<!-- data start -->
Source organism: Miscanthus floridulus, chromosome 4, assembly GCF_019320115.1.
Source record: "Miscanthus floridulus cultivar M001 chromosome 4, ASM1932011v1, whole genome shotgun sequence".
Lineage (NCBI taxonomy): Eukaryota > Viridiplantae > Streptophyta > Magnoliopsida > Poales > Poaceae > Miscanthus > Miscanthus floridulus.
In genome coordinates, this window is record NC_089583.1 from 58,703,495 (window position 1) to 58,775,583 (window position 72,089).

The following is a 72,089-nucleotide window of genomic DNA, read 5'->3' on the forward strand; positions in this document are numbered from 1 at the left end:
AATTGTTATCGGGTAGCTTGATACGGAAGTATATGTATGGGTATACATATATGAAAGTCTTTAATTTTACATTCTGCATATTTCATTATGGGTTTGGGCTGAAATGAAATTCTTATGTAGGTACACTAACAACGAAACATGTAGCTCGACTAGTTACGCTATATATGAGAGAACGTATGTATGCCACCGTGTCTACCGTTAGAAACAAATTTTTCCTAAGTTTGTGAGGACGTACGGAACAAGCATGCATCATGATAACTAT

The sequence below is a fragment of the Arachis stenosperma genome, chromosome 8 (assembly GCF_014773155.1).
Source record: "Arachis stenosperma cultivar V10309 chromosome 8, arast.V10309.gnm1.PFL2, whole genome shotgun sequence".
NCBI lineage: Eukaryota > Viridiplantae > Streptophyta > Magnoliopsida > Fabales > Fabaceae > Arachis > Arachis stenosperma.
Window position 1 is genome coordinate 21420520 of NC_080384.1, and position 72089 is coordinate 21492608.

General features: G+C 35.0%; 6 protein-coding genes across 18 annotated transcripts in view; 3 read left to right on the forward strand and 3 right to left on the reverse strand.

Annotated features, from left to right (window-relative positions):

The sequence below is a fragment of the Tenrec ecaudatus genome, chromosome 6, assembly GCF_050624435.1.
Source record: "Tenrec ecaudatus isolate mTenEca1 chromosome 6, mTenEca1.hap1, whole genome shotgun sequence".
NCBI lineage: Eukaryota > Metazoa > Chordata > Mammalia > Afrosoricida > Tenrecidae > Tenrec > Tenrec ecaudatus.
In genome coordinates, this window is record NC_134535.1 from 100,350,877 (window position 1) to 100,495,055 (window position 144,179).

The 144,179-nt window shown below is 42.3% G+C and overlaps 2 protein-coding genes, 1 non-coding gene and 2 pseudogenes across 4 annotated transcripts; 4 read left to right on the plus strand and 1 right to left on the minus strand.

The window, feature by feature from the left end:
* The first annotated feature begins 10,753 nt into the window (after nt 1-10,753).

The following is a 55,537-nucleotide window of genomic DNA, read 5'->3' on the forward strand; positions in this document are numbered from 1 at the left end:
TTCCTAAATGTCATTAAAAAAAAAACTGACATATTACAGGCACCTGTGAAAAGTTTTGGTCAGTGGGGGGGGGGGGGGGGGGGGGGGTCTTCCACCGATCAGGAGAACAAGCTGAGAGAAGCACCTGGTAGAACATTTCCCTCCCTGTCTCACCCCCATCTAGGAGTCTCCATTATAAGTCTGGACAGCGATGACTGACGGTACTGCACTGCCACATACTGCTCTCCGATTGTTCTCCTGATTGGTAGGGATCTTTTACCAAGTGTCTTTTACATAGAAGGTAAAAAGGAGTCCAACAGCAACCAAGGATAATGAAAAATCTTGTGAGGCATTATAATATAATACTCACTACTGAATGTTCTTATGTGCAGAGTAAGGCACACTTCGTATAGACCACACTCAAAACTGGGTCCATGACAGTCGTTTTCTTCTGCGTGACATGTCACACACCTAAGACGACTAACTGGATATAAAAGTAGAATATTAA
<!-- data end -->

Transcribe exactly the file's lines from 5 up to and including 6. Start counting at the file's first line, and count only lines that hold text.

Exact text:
The following is a 72,089-nucleotide window of genomic DNA, read 5'->3' on the forward strand; positions in this document are numbered from 1 at the left end:
AATTGTTATCGGGTAGCTTGATACGGAAGTATATGTATGGGTATACATATATGAAAGTCTTTAATTTTACATTCTGCATATTTCATTATGGGTTTGGGCTGAAATGAAATTCTTATGTAGGTACACTAACAACGAAACATGTAGCTCGACTAGTTACGCTATATATGAGAGAACGTATGTATGCCACCGTGTCTACCGTTAGAAACAAATTTTTCCTAAGTTTGTGAGGACGTACGGAACAAGCATGCATCATGATAACTAT